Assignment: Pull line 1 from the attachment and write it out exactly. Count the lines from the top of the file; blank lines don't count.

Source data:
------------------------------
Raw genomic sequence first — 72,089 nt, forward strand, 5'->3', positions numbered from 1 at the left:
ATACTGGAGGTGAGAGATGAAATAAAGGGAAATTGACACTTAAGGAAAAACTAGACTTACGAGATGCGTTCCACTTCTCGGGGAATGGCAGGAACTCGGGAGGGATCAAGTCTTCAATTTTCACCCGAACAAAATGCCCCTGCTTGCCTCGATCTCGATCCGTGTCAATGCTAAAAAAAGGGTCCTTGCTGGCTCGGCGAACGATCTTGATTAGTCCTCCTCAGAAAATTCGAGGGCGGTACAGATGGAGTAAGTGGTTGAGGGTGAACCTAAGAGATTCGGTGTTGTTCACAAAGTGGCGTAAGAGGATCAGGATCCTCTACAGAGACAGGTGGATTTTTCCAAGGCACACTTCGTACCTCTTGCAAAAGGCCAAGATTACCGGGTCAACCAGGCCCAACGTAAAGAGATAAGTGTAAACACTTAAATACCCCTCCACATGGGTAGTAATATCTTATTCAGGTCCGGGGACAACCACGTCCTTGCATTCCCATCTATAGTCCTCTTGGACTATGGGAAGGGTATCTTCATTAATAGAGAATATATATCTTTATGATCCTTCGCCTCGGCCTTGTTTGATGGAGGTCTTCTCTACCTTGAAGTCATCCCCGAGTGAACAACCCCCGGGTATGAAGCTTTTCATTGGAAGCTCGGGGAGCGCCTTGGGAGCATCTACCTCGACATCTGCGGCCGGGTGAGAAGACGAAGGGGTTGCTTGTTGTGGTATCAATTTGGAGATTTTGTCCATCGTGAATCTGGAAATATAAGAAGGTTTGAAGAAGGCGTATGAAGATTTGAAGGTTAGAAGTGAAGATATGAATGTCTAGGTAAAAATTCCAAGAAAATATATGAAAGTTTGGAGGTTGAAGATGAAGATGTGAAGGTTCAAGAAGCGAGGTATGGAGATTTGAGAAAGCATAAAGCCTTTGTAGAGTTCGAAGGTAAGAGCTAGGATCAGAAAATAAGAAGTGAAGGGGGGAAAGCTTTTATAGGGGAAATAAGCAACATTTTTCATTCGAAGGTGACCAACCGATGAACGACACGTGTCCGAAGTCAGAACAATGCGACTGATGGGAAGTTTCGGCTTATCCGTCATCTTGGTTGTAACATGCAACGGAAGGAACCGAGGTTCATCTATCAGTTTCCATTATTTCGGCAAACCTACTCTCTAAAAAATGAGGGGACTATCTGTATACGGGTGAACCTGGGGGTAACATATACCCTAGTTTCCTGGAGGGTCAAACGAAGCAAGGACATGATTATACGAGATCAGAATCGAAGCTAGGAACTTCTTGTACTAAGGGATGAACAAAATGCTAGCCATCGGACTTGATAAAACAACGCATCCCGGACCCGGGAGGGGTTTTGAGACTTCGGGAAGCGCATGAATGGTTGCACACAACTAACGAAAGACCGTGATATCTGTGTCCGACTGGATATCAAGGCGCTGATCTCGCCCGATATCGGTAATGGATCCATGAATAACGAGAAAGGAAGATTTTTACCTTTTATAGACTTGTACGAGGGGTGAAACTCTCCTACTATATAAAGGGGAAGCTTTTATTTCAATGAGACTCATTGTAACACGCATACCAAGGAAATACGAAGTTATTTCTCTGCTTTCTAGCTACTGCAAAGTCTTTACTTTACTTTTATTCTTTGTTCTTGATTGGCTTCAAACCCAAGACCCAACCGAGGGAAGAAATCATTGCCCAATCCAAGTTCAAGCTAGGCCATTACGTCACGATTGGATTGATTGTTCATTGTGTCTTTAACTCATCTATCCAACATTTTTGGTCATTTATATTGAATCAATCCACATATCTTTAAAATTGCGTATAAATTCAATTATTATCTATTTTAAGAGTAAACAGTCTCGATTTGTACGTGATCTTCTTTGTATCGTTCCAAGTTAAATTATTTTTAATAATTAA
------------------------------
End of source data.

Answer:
Raw genomic sequence first — 72,089 nt, forward strand, 5'->3', positions numbered from 1 at the left: